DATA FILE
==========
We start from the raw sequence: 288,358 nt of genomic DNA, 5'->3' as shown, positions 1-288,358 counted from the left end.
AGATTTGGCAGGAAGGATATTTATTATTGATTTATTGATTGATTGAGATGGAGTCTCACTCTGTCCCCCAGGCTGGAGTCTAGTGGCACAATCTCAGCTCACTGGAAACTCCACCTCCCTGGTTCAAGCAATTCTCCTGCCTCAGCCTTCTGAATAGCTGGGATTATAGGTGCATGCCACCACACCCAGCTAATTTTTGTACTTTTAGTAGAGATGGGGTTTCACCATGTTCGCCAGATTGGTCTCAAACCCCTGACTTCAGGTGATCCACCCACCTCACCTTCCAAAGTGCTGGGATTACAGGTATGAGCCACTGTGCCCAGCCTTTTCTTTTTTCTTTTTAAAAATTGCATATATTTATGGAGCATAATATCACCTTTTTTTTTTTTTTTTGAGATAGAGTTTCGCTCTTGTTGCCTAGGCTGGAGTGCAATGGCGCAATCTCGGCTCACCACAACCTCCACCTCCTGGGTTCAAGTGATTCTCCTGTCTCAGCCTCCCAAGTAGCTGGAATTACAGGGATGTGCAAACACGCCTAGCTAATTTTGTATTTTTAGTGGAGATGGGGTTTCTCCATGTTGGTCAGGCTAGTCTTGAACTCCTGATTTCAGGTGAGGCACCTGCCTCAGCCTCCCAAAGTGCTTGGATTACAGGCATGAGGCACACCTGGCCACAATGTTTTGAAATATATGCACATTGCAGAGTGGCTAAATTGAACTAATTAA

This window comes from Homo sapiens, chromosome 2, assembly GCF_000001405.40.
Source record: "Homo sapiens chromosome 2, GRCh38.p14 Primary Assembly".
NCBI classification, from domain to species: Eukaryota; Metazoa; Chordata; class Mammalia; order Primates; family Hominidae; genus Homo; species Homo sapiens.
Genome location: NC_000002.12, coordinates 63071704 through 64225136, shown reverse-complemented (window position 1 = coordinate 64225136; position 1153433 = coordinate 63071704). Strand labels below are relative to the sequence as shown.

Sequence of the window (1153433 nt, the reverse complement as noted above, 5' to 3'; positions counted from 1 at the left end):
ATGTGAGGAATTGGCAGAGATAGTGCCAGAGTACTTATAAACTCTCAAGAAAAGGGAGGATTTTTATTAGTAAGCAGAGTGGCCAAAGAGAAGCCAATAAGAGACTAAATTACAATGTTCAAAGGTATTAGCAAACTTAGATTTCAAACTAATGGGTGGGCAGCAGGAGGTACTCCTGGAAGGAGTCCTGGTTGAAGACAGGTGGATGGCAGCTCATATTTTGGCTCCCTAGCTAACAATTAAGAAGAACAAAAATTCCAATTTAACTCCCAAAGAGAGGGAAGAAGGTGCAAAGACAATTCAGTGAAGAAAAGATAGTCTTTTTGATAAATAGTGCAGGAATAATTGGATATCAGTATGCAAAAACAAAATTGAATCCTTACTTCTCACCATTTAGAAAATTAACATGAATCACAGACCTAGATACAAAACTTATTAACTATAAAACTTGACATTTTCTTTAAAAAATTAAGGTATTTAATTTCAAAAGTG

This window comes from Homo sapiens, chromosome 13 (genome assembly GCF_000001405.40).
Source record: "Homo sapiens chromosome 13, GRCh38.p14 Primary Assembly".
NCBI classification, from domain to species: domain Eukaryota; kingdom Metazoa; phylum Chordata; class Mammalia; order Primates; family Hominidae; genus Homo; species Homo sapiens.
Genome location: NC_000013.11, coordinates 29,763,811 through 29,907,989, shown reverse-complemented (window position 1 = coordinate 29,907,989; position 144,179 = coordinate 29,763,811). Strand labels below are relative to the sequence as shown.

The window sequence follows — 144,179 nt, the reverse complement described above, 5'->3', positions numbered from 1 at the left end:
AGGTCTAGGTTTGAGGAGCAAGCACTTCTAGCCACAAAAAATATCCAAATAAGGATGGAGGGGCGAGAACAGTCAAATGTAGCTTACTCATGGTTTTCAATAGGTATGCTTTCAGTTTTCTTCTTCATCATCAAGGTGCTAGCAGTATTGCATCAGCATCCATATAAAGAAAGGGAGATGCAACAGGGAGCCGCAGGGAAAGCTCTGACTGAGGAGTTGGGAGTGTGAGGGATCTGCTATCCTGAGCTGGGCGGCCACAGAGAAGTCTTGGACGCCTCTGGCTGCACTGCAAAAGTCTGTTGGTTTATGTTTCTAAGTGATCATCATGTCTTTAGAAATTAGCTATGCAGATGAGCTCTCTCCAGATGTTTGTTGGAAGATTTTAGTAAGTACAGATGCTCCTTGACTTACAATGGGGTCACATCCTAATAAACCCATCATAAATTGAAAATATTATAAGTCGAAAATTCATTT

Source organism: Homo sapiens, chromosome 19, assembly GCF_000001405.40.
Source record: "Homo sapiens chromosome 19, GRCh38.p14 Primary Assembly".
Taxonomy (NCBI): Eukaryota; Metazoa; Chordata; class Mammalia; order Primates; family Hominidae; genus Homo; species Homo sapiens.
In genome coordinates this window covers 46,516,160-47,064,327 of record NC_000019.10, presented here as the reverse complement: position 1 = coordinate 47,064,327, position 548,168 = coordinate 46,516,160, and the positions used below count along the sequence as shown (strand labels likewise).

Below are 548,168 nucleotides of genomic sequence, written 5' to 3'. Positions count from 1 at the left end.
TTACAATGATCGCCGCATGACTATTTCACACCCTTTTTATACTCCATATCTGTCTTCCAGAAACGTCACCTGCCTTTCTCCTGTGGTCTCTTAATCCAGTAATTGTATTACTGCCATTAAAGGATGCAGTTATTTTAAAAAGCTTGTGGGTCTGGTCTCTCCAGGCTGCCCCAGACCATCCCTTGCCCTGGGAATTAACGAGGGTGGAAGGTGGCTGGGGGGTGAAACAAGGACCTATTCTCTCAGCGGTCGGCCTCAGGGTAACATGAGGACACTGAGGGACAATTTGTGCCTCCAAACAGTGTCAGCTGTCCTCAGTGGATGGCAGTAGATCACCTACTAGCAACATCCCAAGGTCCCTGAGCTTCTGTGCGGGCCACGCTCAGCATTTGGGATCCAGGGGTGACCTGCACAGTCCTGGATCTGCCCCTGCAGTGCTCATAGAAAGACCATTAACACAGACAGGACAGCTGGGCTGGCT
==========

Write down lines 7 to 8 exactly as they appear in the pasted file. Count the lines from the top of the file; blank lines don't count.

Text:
Sequence of the window (1153433 nt, the reverse complement as noted above, 5' to 3'; positions counted from 1 at the left end):
ATGTGAGGAATTGGCAGAGATAGTGCCAGAGTACTTATAAACTCTCAAGAAAAGGGAGGATTTTTATTAGTAAGCAGAGTGGCCAAAGAGAAGCCAATAAGAGACTAAATTACAATGTTCAAAGGTATTAGCAAACTTAGATTTCAAACTAATGGGTGGGCAGCAGGAGGTACTCCTGGAAGGAGTCCTGGTTGAAGACAGGTGGATGGCAGCTCATATTTTGGCTCCCTAGCTAACAATTAAGAAGAACAAAAATTCCAATTTAACTCCCAAAGAGAGGGAAGAAGGTGCAAAGACAATTCAGTGAAGAAAAGATAGTCTTTTTGATAAATAGTGCAGGAATAATTGGATATCAGTATGCAAAAACAAAATTGAATCCTTACTTCTCACCATTTAGAAAATTAACATGAATCACAGACCTAGATACAAAACTTATTAACTATAAAACTTGACATTTTCTTTAAAAAATTAAGGTATTTAATTTCAAAAGTG